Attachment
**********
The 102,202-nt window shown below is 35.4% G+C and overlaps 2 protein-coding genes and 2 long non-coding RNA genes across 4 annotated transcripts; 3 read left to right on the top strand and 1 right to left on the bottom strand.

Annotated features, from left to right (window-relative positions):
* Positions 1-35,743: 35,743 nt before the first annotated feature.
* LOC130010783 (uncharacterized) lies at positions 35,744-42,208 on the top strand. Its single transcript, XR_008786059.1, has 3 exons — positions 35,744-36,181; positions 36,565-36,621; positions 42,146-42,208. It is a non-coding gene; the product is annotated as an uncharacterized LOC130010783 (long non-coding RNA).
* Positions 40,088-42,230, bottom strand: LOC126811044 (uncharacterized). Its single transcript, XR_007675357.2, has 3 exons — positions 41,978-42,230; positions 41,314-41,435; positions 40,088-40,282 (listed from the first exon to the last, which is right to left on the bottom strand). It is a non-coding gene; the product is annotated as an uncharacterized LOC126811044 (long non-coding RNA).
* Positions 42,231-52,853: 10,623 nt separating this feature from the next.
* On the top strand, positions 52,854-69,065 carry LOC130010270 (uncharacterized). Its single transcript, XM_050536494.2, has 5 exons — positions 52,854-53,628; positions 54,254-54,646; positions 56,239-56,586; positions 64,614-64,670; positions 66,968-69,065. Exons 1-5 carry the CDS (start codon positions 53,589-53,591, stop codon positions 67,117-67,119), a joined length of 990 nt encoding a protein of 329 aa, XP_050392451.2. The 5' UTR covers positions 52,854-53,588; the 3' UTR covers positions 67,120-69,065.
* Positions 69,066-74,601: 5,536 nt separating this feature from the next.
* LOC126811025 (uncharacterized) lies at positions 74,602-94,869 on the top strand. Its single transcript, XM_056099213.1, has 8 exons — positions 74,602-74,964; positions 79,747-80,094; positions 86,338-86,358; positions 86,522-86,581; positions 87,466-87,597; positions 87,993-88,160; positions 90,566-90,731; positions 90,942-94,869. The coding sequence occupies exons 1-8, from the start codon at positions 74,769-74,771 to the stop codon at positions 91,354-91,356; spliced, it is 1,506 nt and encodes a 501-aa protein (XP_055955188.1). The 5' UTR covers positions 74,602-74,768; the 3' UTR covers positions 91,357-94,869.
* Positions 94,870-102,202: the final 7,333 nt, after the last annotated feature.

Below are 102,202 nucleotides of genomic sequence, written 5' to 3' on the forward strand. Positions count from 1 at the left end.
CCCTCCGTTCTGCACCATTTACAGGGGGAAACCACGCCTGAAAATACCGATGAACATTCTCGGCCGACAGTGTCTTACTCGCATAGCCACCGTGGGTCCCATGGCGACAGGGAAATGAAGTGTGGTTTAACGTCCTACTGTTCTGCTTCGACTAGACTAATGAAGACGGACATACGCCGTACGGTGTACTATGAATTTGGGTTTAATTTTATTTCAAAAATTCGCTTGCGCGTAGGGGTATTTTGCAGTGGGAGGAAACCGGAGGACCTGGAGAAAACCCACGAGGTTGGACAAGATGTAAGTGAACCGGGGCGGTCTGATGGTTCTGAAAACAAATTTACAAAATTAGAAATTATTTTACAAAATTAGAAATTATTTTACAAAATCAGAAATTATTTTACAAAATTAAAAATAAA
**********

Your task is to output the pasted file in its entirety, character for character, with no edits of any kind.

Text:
The 102,202-nt window shown below is 35.4% G+C and overlaps 2 protein-coding genes and 2 long non-coding RNA genes across 4 annotated transcripts; 3 read left to right on the top strand and 1 right to left on the bottom strand.

Annotated features, from left to right (window-relative positions):
* Positions 1-35,743: 35,743 nt before the first annotated feature.
* LOC130010783 (uncharacterized) lies at positions 35,744-42,208 on the top strand. Its single transcript, XR_008786059.1, has 3 exons — positions 35,744-36,181; positions 36,565-36,621; positions 42,146-42,208. It is a non-coding gene; the product is annotated as an uncharacterized LOC130010783 (long non-coding RNA).
* Positions 40,088-42,230, bottom strand: LOC126811044 (uncharacterized). Its single transcript, XR_007675357.2, has 3 exons — positions 41,978-42,230; positions 41,314-41,435; positions 40,088-40,282 (listed from the first exon to the last, which is right to left on the bottom strand). It is a non-coding gene; the product is annotated as an uncharacterized LOC126811044 (long non-coding RNA).
* Positions 42,231-52,853: 10,623 nt separating this feature from the next.
* On the top strand, positions 52,854-69,065 carry LOC130010270 (uncharacterized). Its single transcript, XM_050536494.2, has 5 exons — positions 52,854-53,628; positions 54,254-54,646; positions 56,239-56,586; positions 64,614-64,670; positions 66,968-69,065. Exons 1-5 carry the CDS (start codon positions 53,589-53,591, stop codon positions 67,117-67,119), a joined length of 990 nt encoding a protein of 329 aa, XP_050392451.2. The 5' UTR covers positions 52,854-53,588; the 3' UTR covers positions 67,120-69,065.
* Positions 69,066-74,601: 5,536 nt separating this feature from the next.
* LOC126811025 (uncharacterized) lies at positions 74,602-94,869 on the top strand. Its single transcript, XM_056099213.1, has 8 exons — positions 74,602-74,964; positions 79,747-80,094; positions 86,338-86,358; positions 86,522-86,581; positions 87,466-87,597; positions 87,993-88,160; positions 90,566-90,731; positions 90,942-94,869. The coding sequence occupies exons 1-8, from the start codon at positions 74,769-74,771 to the stop codon at positions 91,354-91,356; spliced, it is 1,506 nt and encodes a 501-aa protein (XP_055955188.1). The 5' UTR covers positions 74,602-74,768; the 3' UTR covers positions 91,357-94,869.
* Positions 94,870-102,202: the final 7,333 nt, after the last annotated feature.

Below are 102,202 nucleotides of genomic sequence, written 5' to 3' on the forward strand. Positions count from 1 at the left end.
CCCTCCGTTCTGCACCATTTACAGGGGGAAACCACGCCTGAAAATACCGATGAACATTCTCGGCCGACAGTGTCTTACTCGCATAGCCACCGTGGGTCCCATGGCGACAGGGAAATGAAGTGTGGTTTAACGTCCTACTGTTCTGCTTCGACTAGACTAATGAAGACGGACATACGCCGTACGGTGTACTATGAATTTGGGTTTAATTTTATTTCAAAAATTCGCTTGCGCGTAGGGGTATTTTGCAGTGGGAGGAAACCGGAGGACCTGGAGAAAACCCACGAGGTTGGACAAGATGTAAGTGAACCGGGGCGGTCTGATGGTTCTGAAAACAAATTTACAAAATTAGAAATTATTTTACAAAATTAGAAATTATTTTACAAAATCAGAAATTATTTTACAAAATTAAAAATAAA